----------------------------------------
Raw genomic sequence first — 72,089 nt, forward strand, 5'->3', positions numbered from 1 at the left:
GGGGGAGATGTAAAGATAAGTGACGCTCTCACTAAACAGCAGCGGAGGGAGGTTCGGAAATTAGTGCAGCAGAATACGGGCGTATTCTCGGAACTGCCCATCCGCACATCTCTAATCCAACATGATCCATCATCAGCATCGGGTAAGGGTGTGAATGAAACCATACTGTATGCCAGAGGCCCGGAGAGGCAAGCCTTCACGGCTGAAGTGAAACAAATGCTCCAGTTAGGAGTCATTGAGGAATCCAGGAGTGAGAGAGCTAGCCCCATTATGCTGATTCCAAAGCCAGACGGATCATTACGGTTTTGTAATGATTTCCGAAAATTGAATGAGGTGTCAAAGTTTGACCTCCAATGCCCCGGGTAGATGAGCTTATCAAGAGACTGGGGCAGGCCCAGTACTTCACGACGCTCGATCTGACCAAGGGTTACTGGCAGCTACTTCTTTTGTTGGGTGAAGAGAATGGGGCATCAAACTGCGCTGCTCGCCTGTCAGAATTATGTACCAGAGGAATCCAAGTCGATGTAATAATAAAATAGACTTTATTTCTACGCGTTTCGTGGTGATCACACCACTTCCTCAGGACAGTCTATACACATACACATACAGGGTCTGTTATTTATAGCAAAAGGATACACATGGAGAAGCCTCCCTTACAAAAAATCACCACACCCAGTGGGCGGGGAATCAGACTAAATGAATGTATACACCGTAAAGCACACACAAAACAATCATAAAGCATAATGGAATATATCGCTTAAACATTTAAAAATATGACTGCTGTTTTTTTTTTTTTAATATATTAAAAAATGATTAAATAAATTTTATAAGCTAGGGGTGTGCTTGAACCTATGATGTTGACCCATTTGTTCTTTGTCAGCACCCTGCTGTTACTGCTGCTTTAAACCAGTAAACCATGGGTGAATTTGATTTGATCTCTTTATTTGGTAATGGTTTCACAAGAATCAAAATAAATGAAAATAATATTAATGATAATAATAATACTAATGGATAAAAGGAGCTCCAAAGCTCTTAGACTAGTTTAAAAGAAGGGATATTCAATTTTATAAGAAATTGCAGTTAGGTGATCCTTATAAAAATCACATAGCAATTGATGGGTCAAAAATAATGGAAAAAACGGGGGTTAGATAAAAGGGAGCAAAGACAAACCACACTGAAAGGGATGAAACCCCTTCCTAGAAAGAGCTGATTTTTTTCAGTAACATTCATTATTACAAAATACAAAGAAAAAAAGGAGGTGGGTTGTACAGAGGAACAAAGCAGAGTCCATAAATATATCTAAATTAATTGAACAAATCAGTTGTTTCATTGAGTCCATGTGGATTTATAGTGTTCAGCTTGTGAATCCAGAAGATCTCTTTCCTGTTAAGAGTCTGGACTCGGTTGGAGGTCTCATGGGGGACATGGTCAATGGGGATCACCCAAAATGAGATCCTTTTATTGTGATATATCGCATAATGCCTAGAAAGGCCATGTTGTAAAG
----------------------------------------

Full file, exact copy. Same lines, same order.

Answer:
Raw genomic sequence first — 72,089 nt, forward strand, 5'->3', positions numbered from 1 at the left:
GGGGGAGATGTAAAGATAAGTGACGCTCTCACTAAACAGCAGCGGAGGGAGGTTCGGAAATTAGTGCAGCAGAATACGGGCGTATTCTCGGAACTGCCCATCCGCACATCTCTAATCCAACATGATCCATCATCAGCATCGGGTAAGGGTGTGAATGAAACCATACTGTATGCCAGAGGCCCGGAGAGGCAAGCCTTCACGGCTGAAGTGAAACAAATGCTCCAGTTAGGAGTCATTGAGGAATCCAGGAGTGAGAGAGCTAGCCCCATTATGCTGATTCCAAAGCCAGACGGATCATTACGGTTTTGTAATGATTTCCGAAAATTGAATGAGGTGTCAAAGTTTGACCTCCAATGCCCCGGGTAGATGAGCTTATCAAGAGACTGGGGCAGGCCCAGTACTTCACGACGCTCGATCTGACCAAGGGTTACTGGCAGCTACTTCTTTTGTTGGGTGAAGAGAATGGGGCATCAAACTGCGCTGCTCGCCTGTCAGAATTATGTACCAGAGGAATCCAAGTCGATGTAATAATAAAATAGACTTTATTTCTACGCGTTTCGTGGTGATCACACCACTTCCTCAGGACAGTCTATACACATACACATACAGGGTCTGTTATTTATAGCAAAAGGATACACATGGAGAAGCCTCCCTTACAAAAAATCACCACACCCAGTGGGCGGGGAATCAGACTAAATGAATGTATACACCGTAAAGCACACACAAAACAATCATAAAGCATAATGGAATATATCGCTTAAACATTTAAAAATATGACTGCTGTTTTTTTTTTTTTAATATATTAAAAAATGATTAAATAAATTTTATAAGCTAGGGGTGTGCTTGAACCTATGATGTTGACCCATTTGTTCTTTGTCAGCACCCTGCTGTTACTGCTGCTTTAAACCAGTAAACCATGGGTGAATTTGATTTGATCTCTTTATTTGGTAATGGTTTCACAAGAATCAAAATAAATGAAAATAATATTAATGATAATAATAATACTAATGGATAAAAGGAGCTCCAAAGCTCTTAGACTAGTTTAAAAGAAGGGATATTCAATTTTATAAGAAATTGCAGTTAGGTGATCCTTATAAAAATCACATAGCAATTGATGGGTCAAAAATAATGGAAAAAACGGGGGTTAGATAAAAGGGAGCAAAGACAAACCACACTGAAAGGGATGAAACCCCTTCCTAGAAAGAGCTGATTTTTTTCAGTAACATTCATTATTACAAAATACAAAGAAAAAAAGGAGGTGGGTTGTACAGAGGAACAAAGCAGAGTCCATAAATATATCTAAATTAATTGAACAAATCAGTTGTTTCATTGAGTCCATGTGGATTTATAGTGTTCAGCTTGTGAATCCAGAAGATCTCTTTCCTGTTAAGAGTCTGGACTCGGTTGGAGGTCTCATGGGGGACATGGTCAATGGGGATCACCCAAAATGAGATCCTTTTATTGTGATATATCGCATAATGCCTAGAAAGGCCATGTTGTAAAG